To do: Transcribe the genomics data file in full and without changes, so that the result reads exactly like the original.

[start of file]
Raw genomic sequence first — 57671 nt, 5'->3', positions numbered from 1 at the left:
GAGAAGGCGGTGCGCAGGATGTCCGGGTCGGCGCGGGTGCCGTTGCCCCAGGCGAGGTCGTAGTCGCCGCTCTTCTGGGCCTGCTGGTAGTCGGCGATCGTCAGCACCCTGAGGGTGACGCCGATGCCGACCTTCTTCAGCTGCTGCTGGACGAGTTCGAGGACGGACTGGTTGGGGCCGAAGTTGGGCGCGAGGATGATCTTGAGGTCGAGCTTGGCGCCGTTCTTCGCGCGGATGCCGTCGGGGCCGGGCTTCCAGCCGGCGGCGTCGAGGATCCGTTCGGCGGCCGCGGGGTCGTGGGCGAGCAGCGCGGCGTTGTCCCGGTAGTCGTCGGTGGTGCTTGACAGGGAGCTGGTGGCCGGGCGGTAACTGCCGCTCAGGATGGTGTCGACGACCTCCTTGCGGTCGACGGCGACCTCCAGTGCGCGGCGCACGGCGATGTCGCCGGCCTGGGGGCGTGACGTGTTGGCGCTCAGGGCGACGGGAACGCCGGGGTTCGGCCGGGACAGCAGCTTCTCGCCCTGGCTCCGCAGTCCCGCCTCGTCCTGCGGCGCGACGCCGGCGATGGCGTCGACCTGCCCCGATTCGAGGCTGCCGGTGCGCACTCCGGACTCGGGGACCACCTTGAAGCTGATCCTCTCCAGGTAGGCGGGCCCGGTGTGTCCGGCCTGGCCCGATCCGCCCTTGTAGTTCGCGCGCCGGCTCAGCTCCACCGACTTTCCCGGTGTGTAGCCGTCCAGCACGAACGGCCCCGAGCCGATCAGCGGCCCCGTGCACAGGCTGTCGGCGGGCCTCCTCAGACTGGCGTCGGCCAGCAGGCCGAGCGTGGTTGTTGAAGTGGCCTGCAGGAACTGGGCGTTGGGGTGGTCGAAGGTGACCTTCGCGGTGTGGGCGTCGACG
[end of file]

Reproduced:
Raw genomic sequence first — 57671 nt, 5'->3', positions numbered from 1 at the left:
GAGAAGGCGGTGCGCAGGATGTCCGGGTCGGCGCGGGTGCCGTTGCCCCAGGCGAGGTCGTAGTCGCCGCTCTTCTGGGCCTGCTGGTAGTCGGCGATCGTCAGCACCCTGAGGGTGACGCCGATGCCGACCTTCTTCAGCTGCTGCTGGACGAGTTCGAGGACGGACTGGTTGGGGCCGAAGTTGGGCGCGAGGATGATCTTGAGGTCGAGCTTGGCGCCGTTCTTCGCGCGGATGCCGTCGGGGCCGGGCTTCCAGCCGGCGGCGTCGAGGATCCGTTCGGCGGCCGCGGGGTCGTGGGCGAGCAGCGCGGCGTTGTCCCGGTAGTCGTCGGTGGTGCTTGACAGGGAGCTGGTGGCCGGGCGGTAACTGCCGCTCAGGATGGTGTCGACGACCTCCTTGCGGTCGACGGCGACCTCCAGTGCGCGGCGCACGGCGATGTCGCCGGCCTGGGGGCGTGACGTGTTGGCGCTCAGGGCGACGGGAACGCCGGGGTTCGGCCGGGACAGCAGCTTCTCGCCCTGGCTCCGCAGTCCCGCCTCGTCCTGCGGCGCGACGCCGGCGATGGCGTCGACCTGCCCCGATTCGAGGCTGCCGGTGCGCACTCCGGACTCGGGGACCACCTTGAAGCTGATCCTCTCCAGGTAGGCGGGCCCGGTGTGTCCGGCCTGGCCCGATCCGCCCTTGTAGTTCGCGCGCCGGCTCAGCTCCACCGACTTTCCCGGTGTGTAGCCGTCCAGCACGAACGGCCCCGAGCCGATCAGCGGCCCCGTGCACAGGCTGTCGGCGGGCCTCCTCAGACTGGCGTCGGCCAGCAGGCCGAGCGTGGTTGTTGAAGTGGCCTGCAGGAACTGGGCGTTGGGGTGGTCGAAGGTGACCTTCGCGGTGTGGGCGTCGACG